Yeast Metabolism

It should be evident by now that the main job of the yeasts during wine manufacture is to produce ethanol from the sugars present in the juice. However, if ethanol was the only product formed and if sugars were the only substrates metabolized by the yeast, then wine flavor and aroma would be sorely lacking. In fact, yeast growth and fermentation results in a myriad of metabolic end products that contribute, for better or worse, to the organoleptic properties of the finished wine.

The main wine yeast, S. cerevisiae, as well as other species found in natural fermentations, are facultative anaerobes.They have the full complement of enzymes necessary to oxidize sugars via the Kreb's or tricarboxylic acid (TCA) cycle, as well as enzymes of the Embden-Meyerhoff (EM) glycolytic pathway. Metabolism of sugars by wine yeasts is not, however, simply a choice of the TCA versus the EM pathway, but rather depends on the environmental conditions, particularly the re-dox potential or Eh.

At the start of the wine fermentation, the Eh of the must is positive, and metabolism by either the natural flora or added culture organisms is mostly by the TCA cycle, which is strongly favored under aerobic conditions. Sugar metabolism by the TCA cycle yields CO2 and H2O as end products, with a large increase in cell mass. The consumption of oxygen and production of CO2, however, quickly reduces the Eh such that anaerobic conditions eventually develop. Metabolism then shifts to the gly-colytic pathway, yielding equimolar concentrations of ethanol and CO2, and a relatively modest increase in cell number. Both pathways also generate ATP, but aerobic metabolism yields a net of 36 ATP molecules per glucose compared to only 2 molecules of ATP made per glucose during anaerobic glycolysis.A third route for sugar metabolism, the pentose phos phate pathway, also exists, but it is used mainly in the anabolic direction, for biosynthesis of pentoses.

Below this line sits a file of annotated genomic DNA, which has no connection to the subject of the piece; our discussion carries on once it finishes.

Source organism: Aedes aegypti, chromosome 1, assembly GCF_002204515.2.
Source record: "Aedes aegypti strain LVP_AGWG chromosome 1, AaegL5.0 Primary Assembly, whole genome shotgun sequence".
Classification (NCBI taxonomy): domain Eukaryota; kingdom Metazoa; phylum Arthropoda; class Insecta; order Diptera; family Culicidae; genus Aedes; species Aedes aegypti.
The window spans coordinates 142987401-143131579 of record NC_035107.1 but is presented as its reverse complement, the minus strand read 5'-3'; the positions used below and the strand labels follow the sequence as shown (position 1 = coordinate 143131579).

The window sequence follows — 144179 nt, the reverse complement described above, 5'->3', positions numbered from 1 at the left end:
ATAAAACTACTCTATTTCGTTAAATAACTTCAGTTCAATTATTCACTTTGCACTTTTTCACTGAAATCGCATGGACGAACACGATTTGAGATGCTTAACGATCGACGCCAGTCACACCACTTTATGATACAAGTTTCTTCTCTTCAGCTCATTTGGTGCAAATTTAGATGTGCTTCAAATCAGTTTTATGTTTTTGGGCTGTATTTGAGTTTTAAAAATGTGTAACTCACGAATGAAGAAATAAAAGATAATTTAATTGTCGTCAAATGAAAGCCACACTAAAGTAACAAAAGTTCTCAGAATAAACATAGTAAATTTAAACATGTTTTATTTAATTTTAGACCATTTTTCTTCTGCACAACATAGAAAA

The biochemical details for sugar metabolism by S. cervisiae are now well known. As noted above, environmental conditions dictate which metabolic pathway is chosen. Regulation occurs both at the enzyme level, as well as genetic level. Moreover, the absolute requirement for maintaining redox balance within the cell also has a major influence on specific metabolic reactions and the end products that are formed.

For both the TCA and EM pathways, glucose and fructose metabolism begins with their transport into the cell via specific transport systems. For glucose, at least two such systems exist. One is a low affinity (high Km), facilitated transport system, driven simply by the concentration gradient. It operates when the glucose concentration is high (i.e., at the beginning and during much of the fermentation). A second system has a low Km (high affinity) for glucose, is energy-requiring, and functions only at low substrate concentrations (i.e., at the end of the fermentation, when most of the glucose is depleted).

Next, the accumulated glucose is phospho-rylated by one of several kinases to form glucose-6-phosphate, which is then isomer-ized to fructose-6-phosphate. In the case of fructose, transport is also via a facilitated system (not energy-requiring), and the intracellular fructose is directly phosphorylated to fructose-6-phosphate by a hexokinase. The fructose-6-phosphate is phosphorylated a second time to form fructose-1,6-bisphosphate (FDP), which is split by an aldolase to form triose-phosphates, and eventually pyruvate is formed.

During the glycolytic pathway, a net of two molecules of ATP are synthesized per hexose by the substrate level phosphorylation reactions. Since the glyceraldehyde-3-phosphate dehydrogenase reaction generates NADH from NAD, there must be some means of replenishing the oxidized form of NAD. Otherwise, not enough NAD would be available for this reaction, and metabolism would bottleneck. Under aerobic conditions, the pyruvate is decarboxy-lated by pyruvate dehydrogenase and the product, acetyl CoA, feeds directly into the TCA cycle. The latter pathway generates reducing equivalents in the form of NADH and FADH, which are subsequently oxidized via the electron transport system.The electron recipient is molecular oxygen, NAD is re-formed, and ATP is subsequently synthesized by oxidative phos-phorylation via the ATP synthase reaction. When all is said and done, each molecule of glucose yields 36 of ATP.

In contrast, during anaerobic metabolism, the enzymes of the TCA cycle are not expressed because the absence of oxygen causes repression of the genes that code for those enzymes. However, since glucose and fructose are still metabolized to pyruvate by the gly-colytic pathway, generating NADH, an alternative means of regenerating NAD is necessary. Recall that lactic acid bacteria, facing the same situation, use pyruvate itself as the electron acceptor, generating lactic acid via the enzyme lactate dehydrogenase. The route taken by S. cerevisiae involves two reactions. In the first, pyruvate is decarboxylated via pyruvate decar-boxylase, in a reaction that requires the co-factor thiamine pyrophosphate. Carbon dioxide and acetaldehyde are formed. The acetalde-hyde then serves as the electron acceptor, in a reaction catalyzed by NADH-dependent alcohol dehydrogenase, resulting in production of ethanol and NAD.No additional ATP is made by these two reactions, indicating their function is solely to replenish NAD.

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